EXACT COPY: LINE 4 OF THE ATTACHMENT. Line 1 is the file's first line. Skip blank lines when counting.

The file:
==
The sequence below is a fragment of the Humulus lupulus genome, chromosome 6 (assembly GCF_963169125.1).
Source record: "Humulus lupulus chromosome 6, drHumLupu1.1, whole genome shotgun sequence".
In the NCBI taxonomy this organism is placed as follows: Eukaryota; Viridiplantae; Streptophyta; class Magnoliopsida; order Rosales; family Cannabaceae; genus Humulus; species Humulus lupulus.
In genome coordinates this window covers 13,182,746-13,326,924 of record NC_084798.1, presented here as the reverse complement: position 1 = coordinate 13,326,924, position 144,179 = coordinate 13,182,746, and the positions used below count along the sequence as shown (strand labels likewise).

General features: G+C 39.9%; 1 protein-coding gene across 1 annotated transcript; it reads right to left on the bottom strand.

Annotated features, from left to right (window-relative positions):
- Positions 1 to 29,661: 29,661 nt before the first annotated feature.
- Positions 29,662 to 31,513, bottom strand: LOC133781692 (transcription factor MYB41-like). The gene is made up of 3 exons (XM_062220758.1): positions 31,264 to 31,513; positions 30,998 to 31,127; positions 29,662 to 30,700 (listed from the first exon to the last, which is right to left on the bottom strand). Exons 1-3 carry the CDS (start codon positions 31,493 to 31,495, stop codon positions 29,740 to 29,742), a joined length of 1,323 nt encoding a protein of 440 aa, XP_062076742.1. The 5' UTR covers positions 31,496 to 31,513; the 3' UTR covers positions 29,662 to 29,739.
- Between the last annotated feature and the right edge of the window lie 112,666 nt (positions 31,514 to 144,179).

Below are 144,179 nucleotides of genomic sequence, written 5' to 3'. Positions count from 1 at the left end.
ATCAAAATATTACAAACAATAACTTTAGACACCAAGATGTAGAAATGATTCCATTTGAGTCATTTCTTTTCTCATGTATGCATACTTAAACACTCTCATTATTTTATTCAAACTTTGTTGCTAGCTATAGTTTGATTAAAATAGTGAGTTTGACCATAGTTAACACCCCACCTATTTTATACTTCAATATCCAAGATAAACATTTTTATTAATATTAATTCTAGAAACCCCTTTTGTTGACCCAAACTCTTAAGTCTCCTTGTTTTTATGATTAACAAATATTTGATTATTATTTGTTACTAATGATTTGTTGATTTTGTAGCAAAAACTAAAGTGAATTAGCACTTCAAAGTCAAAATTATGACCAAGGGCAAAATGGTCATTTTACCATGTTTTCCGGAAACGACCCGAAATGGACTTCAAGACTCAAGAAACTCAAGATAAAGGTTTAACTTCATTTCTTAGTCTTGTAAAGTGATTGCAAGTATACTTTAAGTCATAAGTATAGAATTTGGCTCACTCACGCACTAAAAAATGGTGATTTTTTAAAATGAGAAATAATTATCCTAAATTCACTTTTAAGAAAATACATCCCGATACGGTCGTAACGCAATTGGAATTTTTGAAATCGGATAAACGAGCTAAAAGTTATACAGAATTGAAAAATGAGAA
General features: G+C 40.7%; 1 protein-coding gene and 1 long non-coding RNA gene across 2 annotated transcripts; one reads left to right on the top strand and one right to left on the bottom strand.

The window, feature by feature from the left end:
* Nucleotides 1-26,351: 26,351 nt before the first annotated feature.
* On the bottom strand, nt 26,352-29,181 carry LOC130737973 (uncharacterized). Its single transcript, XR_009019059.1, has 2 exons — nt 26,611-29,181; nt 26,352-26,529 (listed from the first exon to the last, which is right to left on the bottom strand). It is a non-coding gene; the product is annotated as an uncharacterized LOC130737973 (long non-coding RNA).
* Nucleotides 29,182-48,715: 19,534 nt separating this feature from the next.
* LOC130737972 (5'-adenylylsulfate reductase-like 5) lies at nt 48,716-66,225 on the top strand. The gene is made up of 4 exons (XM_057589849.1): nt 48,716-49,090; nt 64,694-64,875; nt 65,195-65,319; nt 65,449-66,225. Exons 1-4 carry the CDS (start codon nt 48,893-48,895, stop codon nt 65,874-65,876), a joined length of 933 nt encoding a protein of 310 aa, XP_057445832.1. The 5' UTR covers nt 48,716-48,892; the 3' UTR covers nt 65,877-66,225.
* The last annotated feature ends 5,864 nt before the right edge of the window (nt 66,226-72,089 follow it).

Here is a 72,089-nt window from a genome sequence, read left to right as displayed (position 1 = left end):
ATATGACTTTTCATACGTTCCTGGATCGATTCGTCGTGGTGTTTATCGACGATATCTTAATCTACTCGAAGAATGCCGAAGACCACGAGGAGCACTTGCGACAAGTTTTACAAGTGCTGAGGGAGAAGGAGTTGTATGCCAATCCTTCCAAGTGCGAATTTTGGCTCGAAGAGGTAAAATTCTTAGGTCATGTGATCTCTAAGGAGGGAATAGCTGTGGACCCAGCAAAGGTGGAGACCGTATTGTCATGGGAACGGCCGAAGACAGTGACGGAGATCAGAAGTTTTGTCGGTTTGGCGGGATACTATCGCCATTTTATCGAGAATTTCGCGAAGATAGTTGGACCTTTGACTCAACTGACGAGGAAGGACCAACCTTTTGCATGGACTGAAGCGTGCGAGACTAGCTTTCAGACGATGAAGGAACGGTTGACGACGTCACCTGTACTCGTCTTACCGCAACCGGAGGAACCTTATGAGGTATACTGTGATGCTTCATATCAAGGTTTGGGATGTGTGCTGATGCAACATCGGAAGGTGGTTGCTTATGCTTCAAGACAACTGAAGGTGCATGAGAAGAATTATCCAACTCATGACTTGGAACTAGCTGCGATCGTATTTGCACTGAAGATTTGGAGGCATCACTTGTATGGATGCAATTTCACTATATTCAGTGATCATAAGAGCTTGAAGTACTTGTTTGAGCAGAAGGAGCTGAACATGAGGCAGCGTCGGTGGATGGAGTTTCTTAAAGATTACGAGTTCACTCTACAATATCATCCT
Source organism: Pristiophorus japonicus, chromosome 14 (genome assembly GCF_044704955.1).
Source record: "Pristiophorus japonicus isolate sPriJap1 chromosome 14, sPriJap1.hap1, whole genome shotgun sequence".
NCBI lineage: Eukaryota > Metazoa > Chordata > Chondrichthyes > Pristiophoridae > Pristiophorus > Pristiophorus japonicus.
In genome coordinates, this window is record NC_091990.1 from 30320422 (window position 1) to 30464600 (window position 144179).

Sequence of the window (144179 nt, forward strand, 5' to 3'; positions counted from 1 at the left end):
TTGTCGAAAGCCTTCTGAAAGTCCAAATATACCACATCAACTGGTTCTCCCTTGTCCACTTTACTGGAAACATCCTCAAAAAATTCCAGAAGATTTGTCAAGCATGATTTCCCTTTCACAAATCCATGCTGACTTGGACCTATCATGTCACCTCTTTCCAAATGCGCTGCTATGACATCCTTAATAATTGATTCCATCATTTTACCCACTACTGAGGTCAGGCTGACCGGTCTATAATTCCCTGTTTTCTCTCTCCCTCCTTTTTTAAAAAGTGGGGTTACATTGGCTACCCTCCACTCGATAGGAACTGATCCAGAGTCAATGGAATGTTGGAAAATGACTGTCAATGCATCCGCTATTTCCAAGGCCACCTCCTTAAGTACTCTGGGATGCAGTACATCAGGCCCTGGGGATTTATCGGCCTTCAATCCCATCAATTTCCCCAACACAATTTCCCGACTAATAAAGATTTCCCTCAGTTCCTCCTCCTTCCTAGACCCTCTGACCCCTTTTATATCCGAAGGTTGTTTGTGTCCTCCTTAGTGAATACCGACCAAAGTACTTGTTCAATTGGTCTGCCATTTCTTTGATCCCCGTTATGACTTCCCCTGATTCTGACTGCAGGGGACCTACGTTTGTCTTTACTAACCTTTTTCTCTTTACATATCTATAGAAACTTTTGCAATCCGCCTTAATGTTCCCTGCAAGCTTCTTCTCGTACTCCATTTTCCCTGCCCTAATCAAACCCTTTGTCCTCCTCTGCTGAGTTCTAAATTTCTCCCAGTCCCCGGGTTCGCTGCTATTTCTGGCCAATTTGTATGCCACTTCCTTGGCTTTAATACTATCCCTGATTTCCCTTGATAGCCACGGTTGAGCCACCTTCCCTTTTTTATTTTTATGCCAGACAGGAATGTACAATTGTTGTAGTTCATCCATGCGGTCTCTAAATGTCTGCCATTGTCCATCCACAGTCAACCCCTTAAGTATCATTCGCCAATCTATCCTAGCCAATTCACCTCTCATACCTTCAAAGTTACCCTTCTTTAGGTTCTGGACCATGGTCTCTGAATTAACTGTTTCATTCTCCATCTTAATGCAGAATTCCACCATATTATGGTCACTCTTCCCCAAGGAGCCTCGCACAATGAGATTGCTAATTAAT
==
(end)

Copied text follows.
In genome coordinates this window covers 13,182,746-13,326,924 of record NC_084798.1, presented here as the reverse complement: position 1 = coordinate 13,326,924, position 144,179 = coordinate 13,182,746, and the positions used below count along the sequence as shown (strand labels likewise).